Air Pollution and Its Consequences

Air pollution refers to the infusion of chemicals, particles and biological matter that are hazardous and are the cause of discomfort to humanity and other living organisms into the atmosphere. Noise is also one of the factors that contribute to air pollution.

The main pollutants are gases, solid matter and liquid droplets. These can either be primary or secondary. Primary pollutants are those that are emitted directly into the atmosphere while secondary pollutants are those that form in the air when different primary pollutants react or interact.

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“Examples of primary pollutants include volcanic ash that is spewed into the atmosphere as a result of a volcanic eruption, Carbon Monoxide emitted by automobiles and Sulphur dioxide from factories. An example of a secondary pollutant is the ground level ozone” (Mukhopadhyay 2008)

There are many gaseous pollutants and the common ones are carbon monoxide and carbon dioxide. Duflo & Hanna (2008) notes’ “carbon monoxide is colorless, odorless and poisonous. When there is incomplete combustion of any kind of fuel, the resultant product is carbon monoxide which can lead to death when one is exposed to it for a long period of time. Carbon dioxide, which is a colorless and odorless gas, is not toxic and it is the product of complete combustion, cement production and respiration (Duflo & Hanna 2008).

Solid pollutants are either natural or manmade. Those that occur naturally include pollen that comes from plants, dust from dust storms from volcanic ash which is emitted by volcanoes. Manmade solid pollutants come about as a result of human activities such as burning of fossil fuel in cars and various industrial processes. Aerosols, a mixture of gas and solid particles, are also products of human activity (Mukhopadhyay, 2008)

There is another category of pollutants known as radioactive. These occur either naturally or may be brought about by human activities. An example of a naturally occurring radioactive pollutant is the radioactive decay of radon. The ones that are as a result of human activity are nuclear war explosives and the generation of nuclear energy. Radioactive pollutants are believed to have the most devastating and lasting effects on the environment and its inhabitants.

Radioactive pollution mutates the genes of any living organisms causing their offspring to have abnormal features. The effect of radioactive pollution are heavily documented in history and of particular interest is the bombing of Hiroshima and Nagasaki in Japan by the United States of America, the effects are still being felt up-to-date. Recently in the wake of the earthquake that rocked Japan, a nuclear power plant was hit and radioactive gases leaked into the atmosphere.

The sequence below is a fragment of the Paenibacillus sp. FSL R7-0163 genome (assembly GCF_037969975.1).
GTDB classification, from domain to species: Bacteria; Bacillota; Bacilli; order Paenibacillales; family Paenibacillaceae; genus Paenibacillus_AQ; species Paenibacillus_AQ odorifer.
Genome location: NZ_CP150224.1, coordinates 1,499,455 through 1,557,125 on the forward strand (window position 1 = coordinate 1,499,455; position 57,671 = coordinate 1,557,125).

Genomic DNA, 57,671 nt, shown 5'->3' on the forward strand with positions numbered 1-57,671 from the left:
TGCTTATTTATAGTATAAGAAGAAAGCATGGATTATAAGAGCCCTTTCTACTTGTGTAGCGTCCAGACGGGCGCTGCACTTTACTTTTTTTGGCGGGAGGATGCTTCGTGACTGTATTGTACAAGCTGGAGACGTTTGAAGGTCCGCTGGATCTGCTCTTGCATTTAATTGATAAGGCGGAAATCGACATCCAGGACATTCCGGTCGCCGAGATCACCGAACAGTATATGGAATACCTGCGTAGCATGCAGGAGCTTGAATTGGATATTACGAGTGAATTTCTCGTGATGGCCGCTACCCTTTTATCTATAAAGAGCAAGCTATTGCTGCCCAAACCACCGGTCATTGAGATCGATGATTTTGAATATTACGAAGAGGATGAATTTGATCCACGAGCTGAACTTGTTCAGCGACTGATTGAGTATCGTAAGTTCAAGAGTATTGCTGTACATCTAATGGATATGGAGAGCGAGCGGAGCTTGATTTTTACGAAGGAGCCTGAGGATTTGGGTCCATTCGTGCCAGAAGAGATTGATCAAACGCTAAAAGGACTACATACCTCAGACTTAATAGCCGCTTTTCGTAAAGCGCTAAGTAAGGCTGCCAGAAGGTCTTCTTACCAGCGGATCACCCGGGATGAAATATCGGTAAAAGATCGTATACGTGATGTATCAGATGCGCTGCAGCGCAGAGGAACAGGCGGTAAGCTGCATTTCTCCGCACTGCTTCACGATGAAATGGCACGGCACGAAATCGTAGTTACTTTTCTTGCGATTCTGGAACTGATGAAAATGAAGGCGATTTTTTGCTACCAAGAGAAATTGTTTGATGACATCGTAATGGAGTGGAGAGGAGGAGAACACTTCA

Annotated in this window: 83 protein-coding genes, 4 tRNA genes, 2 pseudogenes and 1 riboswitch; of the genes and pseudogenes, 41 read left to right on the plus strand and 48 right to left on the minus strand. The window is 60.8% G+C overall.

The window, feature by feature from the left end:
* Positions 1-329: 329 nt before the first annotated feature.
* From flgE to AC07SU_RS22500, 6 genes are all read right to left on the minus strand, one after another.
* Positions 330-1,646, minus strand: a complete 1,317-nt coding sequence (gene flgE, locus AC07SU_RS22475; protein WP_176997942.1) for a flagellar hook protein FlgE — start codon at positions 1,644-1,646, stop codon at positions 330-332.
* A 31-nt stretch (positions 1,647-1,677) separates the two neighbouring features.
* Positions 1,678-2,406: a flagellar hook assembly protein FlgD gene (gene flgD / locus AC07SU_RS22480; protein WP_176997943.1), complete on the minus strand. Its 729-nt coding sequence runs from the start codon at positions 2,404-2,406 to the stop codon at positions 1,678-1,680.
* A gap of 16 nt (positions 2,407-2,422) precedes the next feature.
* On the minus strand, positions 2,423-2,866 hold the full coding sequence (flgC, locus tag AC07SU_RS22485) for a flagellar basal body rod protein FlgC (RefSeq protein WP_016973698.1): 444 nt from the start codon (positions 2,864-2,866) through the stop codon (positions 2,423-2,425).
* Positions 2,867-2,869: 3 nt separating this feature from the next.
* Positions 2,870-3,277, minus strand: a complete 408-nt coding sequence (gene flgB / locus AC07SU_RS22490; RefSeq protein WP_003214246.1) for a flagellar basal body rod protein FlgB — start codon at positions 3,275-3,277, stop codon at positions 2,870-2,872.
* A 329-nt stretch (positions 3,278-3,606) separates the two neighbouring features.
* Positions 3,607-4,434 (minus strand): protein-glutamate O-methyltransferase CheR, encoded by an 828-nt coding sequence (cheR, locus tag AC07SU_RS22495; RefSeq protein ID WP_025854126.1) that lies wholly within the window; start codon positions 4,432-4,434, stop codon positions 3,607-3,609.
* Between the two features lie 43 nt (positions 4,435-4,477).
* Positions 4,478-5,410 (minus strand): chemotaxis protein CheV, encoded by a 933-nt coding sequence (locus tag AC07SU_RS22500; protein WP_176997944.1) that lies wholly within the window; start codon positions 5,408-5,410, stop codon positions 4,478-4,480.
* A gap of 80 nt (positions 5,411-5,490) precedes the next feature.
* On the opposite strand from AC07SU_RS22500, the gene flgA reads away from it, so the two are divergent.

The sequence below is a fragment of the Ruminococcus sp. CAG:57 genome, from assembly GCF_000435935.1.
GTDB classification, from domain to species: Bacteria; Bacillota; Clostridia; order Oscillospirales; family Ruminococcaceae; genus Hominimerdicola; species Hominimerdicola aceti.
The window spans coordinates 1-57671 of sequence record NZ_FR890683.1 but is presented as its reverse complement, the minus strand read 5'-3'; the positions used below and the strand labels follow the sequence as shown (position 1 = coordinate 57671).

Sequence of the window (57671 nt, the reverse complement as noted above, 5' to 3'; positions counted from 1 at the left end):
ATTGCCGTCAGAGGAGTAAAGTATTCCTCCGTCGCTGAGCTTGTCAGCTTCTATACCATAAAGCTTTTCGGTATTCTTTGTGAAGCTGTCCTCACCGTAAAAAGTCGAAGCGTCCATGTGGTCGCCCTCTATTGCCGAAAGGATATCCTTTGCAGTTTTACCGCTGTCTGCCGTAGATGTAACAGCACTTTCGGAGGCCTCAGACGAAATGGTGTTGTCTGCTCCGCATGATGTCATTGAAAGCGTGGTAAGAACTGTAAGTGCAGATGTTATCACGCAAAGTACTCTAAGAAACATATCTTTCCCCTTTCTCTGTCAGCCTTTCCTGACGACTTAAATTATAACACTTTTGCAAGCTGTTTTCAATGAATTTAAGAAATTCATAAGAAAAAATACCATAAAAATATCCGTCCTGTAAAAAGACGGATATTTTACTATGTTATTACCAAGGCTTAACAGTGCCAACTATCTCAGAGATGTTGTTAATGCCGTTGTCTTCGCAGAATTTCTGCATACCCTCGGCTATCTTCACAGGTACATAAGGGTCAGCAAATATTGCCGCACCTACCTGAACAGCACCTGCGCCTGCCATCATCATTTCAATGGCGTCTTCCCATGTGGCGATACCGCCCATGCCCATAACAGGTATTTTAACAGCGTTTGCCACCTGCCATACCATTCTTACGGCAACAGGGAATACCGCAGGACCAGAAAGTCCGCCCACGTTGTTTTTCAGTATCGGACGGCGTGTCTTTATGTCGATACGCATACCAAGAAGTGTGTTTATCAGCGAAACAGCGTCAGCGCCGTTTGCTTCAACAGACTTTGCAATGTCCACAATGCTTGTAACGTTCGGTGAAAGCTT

Air pollution can take place both outdoors and indoors. While indoors, air can be polluted by lead paint degenerating into dust which ends up being inhaled, burning of incense, air fresheners, perfumes, tobacco smoking, pesticides, mold on walls and pets which produce dander hence contributing towards pollution of the environment (Tesar, et al 2007)

The effects of air pollution are far reaching and according to World Health Organization statistics, about 2.4 million people loose the lives annually as a result of air pollution. There are numerous health conditions that can be attributed to air pollution. Conditions such as cancer, lung and heart diseases, asthma, severe respiratory symptoms and allergies, bronchitis, emphysema and dyspnea are some of the conditions that are caused by air pollution.

This in turn leads to increased medicinal use and a lot of resources are spent in an attempt to treat or manage some of these conditions. Large water bodies are adversely affected by air pollution due to Carbon dioxide being emitted in the atmosphere thus causing water bodies to be acidic beyond the optimal point that is ideal for marine flora and fauna. The net result is the extinction of some species of marine plants and animals (Christopher et al 2004).

The present generation owes it to the future generations to conserve the environment so that they inherit one that is habitable. To achieve this air pollution has to be as minimal as possible and habits such as smoking should be discarded. Practices of using other forms of energy that are environment friendly will go a long way towards reducing the level of environmental pollution.

Resources that are being used to treat illnesses caused by air pollution will be channeled elsewhere. Governments should implement policies that ban the use of toxic chemicals and activities that pollute the air. Such posterity measures will go a long way in preserving the environment and enjoying life.


Christopher, H. et al (2004). Effect of Ambient Air Pollution on Pulmonary Exacerbations and Lung Function in Cystic Fibrosis. American Journal of Respiratory and Critical Care Medicine 169 (7): 816–821.

Duflo, E., & Hanna, R. (2008) Indoor air pollution, health and economic well-being. New York, NY: John Willey.

Mukhopadhyay, K. (2008). Air Pollution in India and Its Impact on the Health of Different Income Groups. New York, NY: Nova Science Publisher

Tesar, J. et al (2007). Air Pollution and Its Effects Our Fragile Planet. London: Infobase Publishing.


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